Monday, April 7, 2008

Making Skis Part IV

The final installment from Nils Larsen, as he finishes building his own pair of traditional Altai skis:

After the skis had dried for about 10 days I did a little clean up with the plane and a knife and then prepped them for the bindings. The skis are mounted on balance point and the bindings go through four vertical holes in the skis (this four-hole pattern corresponds with some of the oldest bog skis found in Scandinavia and Russia). The bindings are rawhide, from some fresh cowhide I picked up a month ago. Now dried and dehaired, I sliced it in strips and softened it by working it over a bar and rubbing it with oil.

Cutting rawhide for the bindings.

Burning holes for the bindings. After I dug out the holes with an awl, I cleaned them up with a heated steel rod.

Building the bindings. I followed the binding design that was most common on the Altai skis, basically a rawhide 'X' that the toe of the shoe went through and a strap around the heel to hold the shoe in.

Putting the skins on. The last big step was putting the horsehide skins on the bottom. I soaked them overnight so I could stretch them over the skis. They will dry tight as the skin shrinks when it dries. I used tacks to hold the skins on, as they do now in the Altai. Traditionally they would lace the skins on the skis with rawhide but I have not seen this in my visits.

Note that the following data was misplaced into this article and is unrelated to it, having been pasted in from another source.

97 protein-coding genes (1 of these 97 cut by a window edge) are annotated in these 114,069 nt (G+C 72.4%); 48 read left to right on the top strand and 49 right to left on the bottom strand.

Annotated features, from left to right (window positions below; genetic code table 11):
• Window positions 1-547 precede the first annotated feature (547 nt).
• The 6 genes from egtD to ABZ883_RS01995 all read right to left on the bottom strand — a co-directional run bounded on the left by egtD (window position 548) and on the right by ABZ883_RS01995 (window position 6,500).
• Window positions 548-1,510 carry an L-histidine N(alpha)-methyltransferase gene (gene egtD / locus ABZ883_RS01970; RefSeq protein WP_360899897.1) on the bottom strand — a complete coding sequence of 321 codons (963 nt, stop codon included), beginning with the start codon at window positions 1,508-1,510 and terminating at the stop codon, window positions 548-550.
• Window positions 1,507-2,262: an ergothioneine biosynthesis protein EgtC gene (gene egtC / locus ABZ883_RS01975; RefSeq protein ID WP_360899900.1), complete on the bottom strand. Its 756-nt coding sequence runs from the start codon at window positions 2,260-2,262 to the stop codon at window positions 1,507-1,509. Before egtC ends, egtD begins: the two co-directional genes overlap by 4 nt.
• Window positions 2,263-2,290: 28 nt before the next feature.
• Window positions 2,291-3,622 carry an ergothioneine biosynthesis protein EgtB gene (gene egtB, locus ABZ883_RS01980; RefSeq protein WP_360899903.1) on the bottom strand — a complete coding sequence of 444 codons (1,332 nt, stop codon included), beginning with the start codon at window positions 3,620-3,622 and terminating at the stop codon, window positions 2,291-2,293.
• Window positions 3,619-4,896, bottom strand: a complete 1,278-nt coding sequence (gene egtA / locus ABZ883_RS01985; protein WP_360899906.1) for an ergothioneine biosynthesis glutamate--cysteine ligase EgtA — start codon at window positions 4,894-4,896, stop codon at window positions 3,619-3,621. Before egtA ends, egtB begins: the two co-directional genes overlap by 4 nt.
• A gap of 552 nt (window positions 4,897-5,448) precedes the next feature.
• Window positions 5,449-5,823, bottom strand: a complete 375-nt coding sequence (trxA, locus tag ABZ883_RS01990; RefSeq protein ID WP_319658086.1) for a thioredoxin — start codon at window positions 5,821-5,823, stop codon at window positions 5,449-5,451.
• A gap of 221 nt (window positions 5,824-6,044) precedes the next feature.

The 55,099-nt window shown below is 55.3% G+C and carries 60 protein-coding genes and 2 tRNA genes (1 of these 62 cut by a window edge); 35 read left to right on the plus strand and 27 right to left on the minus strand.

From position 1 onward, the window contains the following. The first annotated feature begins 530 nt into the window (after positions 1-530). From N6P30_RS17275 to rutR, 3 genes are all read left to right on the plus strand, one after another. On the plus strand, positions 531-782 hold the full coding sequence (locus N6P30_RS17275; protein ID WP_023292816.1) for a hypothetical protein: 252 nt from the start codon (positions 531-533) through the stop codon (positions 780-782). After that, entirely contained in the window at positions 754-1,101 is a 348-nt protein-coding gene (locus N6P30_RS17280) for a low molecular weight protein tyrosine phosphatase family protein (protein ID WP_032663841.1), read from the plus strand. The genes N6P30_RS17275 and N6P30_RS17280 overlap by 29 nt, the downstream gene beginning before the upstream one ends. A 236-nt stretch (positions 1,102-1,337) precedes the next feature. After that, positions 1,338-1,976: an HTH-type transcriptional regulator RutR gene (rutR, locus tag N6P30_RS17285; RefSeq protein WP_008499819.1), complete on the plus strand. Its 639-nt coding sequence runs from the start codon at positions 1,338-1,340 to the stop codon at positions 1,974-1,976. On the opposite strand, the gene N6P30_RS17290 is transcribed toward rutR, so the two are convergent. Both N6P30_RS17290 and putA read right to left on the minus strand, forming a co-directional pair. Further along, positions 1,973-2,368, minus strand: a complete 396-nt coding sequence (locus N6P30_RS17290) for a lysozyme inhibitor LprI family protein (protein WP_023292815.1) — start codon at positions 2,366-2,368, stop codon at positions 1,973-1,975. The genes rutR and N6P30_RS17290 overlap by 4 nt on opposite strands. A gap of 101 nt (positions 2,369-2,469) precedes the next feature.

As a final touch, I cut up some old rubber boots to put in the foot area. This is common now in the Altai and reduces icing under the foot. I will take these into Powder Creek with me this week and try them in there!

For more on Nils' project, read Making Skis Part I, Part II and Part III, and watch a clip from Journey to the Source.

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